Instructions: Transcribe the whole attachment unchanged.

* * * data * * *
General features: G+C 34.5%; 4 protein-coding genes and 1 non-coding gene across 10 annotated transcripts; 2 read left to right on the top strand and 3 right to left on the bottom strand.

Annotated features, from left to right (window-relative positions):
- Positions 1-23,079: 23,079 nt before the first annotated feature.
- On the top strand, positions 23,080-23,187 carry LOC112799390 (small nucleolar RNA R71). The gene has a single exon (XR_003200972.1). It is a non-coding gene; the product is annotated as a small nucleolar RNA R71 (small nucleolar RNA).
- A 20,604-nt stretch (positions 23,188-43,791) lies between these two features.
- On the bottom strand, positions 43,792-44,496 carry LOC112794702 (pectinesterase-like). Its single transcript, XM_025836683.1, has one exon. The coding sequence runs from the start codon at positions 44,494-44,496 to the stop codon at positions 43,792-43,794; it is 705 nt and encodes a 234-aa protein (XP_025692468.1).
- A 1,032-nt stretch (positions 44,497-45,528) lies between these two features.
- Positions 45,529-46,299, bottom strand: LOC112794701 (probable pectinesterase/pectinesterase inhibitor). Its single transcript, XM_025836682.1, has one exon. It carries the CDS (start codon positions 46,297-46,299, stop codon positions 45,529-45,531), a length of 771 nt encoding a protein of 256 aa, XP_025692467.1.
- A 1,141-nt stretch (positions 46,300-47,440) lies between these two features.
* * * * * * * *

General features: G+C 34.5%; 4 protein-coding genes and 1 non-coding gene across 10 annotated transcripts; 2 read left to right on the top strand and 3 right to left on the bottom strand.

Annotated features, from left to right (window-relative positions):
- Positions 1-23,079: 23,079 nt before the first annotated feature.
- On the top strand, positions 23,080-23,187 carry LOC112799390 (small nucleolar RNA R71). The gene has a single exon (XR_003200972.1). It is a non-coding gene; the product is annotated as a small nucleolar RNA R71 (small nucleolar RNA).
- A 20,604-nt stretch (positions 23,188-43,791) lies between these two features.
- On the bottom strand, positions 43,792-44,496 carry LOC112794702 (pectinesterase-like). Its single transcript, XM_025836683.1, has one exon. The coding sequence runs from the start codon at positions 44,494-44,496 to the stop codon at positions 43,792-43,794; it is 705 nt and encodes a 234-aa protein (XP_025692468.1).
- A 1,032-nt stretch (positions 44,497-45,528) lies between these two features.
- Positions 45,529-46,299, bottom strand: LOC112794701 (probable pectinesterase/pectinesterase inhibitor). Its single transcript, XM_025836682.1, has one exon. It carries the CDS (start codon positions 46,297-46,299, stop codon positions 45,529-45,531), a length of 771 nt encoding a protein of 256 aa, XP_025692467.1.
- A 1,141-nt stretch (positions 46,300-47,440) lies between these two features.